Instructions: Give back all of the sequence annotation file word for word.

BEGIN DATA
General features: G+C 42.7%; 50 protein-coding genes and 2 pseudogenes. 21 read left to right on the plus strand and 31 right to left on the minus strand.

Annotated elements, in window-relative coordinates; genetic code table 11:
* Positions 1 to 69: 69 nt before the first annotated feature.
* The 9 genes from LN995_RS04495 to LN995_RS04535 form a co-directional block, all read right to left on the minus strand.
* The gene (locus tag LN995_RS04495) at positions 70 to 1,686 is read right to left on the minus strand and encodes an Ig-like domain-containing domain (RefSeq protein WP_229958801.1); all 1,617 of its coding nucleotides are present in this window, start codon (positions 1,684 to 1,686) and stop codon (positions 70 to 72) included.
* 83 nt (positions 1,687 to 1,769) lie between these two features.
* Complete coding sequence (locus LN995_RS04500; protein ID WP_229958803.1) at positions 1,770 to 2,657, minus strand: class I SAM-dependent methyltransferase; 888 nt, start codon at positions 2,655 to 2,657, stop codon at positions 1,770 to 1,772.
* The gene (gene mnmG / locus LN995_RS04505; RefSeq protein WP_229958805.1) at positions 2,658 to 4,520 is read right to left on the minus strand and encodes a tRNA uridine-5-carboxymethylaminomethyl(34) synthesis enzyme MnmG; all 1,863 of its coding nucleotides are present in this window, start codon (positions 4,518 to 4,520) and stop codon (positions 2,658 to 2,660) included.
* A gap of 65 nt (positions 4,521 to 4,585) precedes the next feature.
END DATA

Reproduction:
General features: G+C 42.7%; 50 protein-coding genes and 2 pseudogenes. 21 read left to right on the plus strand and 31 right to left on the minus strand.

Annotated elements, in window-relative coordinates; genetic code table 11:
* Positions 1 to 69: 69 nt before the first annotated feature.
* The 9 genes from LN995_RS04495 to LN995_RS04535 form a co-directional block, all read right to left on the minus strand.
* The gene (locus tag LN995_RS04495) at positions 70 to 1,686 is read right to left on the minus strand and encodes an Ig-like domain-containing domain (RefSeq protein WP_229958801.1); all 1,617 of its coding nucleotides are present in this window, start codon (positions 1,684 to 1,686) and stop codon (positions 70 to 72) included.
* 83 nt (positions 1,687 to 1,769) lie between these two features.
* Complete coding sequence (locus LN995_RS04500; protein ID WP_229958803.1) at positions 1,770 to 2,657, minus strand: class I SAM-dependent methyltransferase; 888 nt, start codon at positions 2,655 to 2,657, stop codon at positions 1,770 to 1,772.
* The gene (gene mnmG / locus LN995_RS04505; RefSeq protein WP_229958805.1) at positions 2,658 to 4,520 is read right to left on the minus strand and encodes a tRNA uridine-5-carboxymethylaminomethyl(34) synthesis enzyme MnmG; all 1,863 of its coding nucleotides are present in this window, start codon (positions 4,518 to 4,520) and stop codon (positions 2,658 to 2,660) included.
* A gap of 65 nt (positions 4,521 to 4,585) precedes the next feature.